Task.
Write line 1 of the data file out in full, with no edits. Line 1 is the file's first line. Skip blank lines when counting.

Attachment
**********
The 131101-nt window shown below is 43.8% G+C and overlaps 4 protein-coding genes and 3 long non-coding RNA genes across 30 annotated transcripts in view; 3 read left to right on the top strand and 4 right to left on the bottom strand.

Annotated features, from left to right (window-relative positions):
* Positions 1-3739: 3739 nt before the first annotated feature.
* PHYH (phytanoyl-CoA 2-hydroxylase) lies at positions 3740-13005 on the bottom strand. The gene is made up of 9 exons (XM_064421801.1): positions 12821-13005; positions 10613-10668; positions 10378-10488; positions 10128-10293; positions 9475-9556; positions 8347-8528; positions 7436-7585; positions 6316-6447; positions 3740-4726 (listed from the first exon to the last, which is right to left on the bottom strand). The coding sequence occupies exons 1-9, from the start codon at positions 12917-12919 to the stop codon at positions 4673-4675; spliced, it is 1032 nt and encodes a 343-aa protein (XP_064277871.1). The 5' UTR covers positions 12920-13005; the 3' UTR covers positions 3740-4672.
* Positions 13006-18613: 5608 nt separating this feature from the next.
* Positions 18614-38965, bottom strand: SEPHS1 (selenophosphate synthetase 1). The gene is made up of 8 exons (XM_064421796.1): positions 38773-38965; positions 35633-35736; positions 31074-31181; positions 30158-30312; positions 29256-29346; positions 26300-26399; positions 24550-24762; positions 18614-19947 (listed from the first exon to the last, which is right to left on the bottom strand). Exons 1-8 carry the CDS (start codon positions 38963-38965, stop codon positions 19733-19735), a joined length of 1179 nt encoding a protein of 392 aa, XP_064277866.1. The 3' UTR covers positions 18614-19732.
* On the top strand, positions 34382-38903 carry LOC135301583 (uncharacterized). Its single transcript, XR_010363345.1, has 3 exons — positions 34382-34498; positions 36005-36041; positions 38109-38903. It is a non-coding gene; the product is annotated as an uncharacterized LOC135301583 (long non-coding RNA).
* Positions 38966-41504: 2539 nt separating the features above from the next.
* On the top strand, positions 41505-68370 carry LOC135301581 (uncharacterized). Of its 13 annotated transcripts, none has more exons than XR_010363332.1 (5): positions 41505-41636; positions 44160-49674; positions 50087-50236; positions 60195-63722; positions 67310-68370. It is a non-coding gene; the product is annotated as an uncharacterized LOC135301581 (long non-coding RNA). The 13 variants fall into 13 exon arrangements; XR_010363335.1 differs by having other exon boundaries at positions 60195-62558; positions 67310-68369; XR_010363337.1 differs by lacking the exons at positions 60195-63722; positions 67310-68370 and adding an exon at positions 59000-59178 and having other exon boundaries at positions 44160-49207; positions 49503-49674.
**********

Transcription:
The 131101-nt window shown below is 43.8% G+C and overlaps 4 protein-coding genes and 3 long non-coding RNA genes across 30 annotated transcripts in view; 3 read left to right on the top strand and 4 right to left on the bottom strand.